You don't need to pay taxes on these credit card rewards

Have you ever wondered if you had to pay taxes on credit card rewards like cash back or frequent flyer miles? Here's your answer, as well as some exceptions to be aware of.

The IRS (Internal Revenue Service) has clearly stated that rewards are different from income. It said that rewards are given after spending money, instead of being earned through investment or work. Since they're considered two different things, it makes sense that they work under other rules.

If you consider credit card rewards according to what the IRS considers an actual reward that won't be taxed, some fall out of this category. For instance, referral bonuses could be thought of as income. In opposition to cash back or frequent flyer miles, you don't receive a referral bonus for purchasing something through a direct transaction that's worth more than the bonus.

Let's say you receive some money to open a credit card or a bank account. You could receive different forms: the 1099-INT or the 1099-MISC. The first one is given if the interest that the customer earns is worth $10 or more (in a year). The second form usually belongs to situations when the lender gives anything in value over $600, even though it can be sent if the amount is lower.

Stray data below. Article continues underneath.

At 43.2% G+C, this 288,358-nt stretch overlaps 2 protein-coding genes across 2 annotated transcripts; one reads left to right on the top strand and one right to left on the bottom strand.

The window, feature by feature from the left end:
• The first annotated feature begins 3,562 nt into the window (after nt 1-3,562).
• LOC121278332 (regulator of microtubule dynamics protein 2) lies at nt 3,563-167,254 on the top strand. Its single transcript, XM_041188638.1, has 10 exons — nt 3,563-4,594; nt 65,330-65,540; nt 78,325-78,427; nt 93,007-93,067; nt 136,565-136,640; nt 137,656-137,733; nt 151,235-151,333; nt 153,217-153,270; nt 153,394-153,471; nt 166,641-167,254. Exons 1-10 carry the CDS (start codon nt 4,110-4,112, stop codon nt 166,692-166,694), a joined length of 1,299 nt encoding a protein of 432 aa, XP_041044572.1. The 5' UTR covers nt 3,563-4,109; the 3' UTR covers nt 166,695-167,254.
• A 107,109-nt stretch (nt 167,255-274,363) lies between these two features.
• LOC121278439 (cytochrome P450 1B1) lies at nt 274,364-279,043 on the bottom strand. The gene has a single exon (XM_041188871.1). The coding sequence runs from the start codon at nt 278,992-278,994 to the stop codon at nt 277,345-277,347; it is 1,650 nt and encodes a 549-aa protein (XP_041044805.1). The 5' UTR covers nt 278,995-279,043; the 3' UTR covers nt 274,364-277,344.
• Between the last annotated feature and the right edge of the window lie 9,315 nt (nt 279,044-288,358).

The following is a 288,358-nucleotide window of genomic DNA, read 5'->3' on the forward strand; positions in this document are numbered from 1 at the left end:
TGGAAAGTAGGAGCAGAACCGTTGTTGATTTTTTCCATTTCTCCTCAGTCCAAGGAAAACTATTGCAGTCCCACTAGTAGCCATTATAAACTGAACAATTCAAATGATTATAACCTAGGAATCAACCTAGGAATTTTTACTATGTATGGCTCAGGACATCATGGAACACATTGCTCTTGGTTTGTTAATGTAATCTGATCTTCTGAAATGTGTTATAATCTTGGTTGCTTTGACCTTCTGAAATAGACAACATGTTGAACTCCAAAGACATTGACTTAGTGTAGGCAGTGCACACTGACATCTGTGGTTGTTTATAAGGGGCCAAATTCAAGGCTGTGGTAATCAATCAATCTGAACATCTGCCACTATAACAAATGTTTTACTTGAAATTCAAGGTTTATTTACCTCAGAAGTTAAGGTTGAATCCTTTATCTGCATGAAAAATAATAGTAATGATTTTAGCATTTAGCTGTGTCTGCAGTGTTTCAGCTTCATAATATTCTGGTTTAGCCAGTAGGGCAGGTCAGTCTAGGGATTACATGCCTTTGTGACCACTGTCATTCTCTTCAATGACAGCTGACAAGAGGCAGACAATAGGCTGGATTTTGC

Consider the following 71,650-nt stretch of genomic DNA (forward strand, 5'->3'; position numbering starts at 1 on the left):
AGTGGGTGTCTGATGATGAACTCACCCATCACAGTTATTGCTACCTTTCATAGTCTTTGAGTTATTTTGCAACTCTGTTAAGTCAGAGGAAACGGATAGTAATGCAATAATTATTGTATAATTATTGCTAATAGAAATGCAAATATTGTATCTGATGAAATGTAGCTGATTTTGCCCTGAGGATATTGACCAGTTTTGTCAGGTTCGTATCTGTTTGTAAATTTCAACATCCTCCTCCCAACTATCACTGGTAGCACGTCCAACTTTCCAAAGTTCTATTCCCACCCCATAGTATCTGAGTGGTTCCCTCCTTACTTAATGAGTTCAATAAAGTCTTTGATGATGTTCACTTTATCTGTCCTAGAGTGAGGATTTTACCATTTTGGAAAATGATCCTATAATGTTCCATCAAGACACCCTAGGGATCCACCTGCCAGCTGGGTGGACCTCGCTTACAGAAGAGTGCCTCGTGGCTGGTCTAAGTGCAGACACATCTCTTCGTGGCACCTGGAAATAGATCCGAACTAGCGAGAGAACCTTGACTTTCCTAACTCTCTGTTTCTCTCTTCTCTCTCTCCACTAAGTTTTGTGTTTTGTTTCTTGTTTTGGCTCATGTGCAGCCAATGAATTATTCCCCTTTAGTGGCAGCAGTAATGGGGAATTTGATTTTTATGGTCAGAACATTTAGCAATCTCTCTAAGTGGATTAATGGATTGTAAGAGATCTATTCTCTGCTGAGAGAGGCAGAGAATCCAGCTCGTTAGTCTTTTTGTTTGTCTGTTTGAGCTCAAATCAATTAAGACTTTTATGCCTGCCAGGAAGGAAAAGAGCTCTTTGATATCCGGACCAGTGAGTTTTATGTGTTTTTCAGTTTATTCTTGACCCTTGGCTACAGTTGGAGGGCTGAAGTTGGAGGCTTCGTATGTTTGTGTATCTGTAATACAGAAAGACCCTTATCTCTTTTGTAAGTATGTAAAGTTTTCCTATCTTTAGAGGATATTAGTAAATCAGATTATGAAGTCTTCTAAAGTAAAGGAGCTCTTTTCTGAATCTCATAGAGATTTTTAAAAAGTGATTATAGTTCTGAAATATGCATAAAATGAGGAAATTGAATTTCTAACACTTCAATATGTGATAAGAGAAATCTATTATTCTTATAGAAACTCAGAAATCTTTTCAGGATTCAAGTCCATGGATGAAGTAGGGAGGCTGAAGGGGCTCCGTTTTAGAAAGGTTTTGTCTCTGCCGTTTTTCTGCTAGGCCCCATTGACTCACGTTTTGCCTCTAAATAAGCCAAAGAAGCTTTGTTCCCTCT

These rules belong to business credit cards as well. However, they also include some specifics that should be pointed out. You can still enjoy the card's rewards without being taxed on them, but you'll have to pay close attention to tax deductions.

If you're offered a 2.5% cashback on a purchase made by one of these business credit cards, you can consider this amount as a reward and not an income and not pay any taxes on it. But this comes with a catch: you can't ask for a tax deduction on the total amount paid, as only 97.5% of it is income and the rest 2.5% is a reward.

You also need to consider that you can't ask for any tax deductions if you donate your rewards. You can still give away your frequent flyer miles and cash back, but the IRS won't see them as a legitimate deduction.

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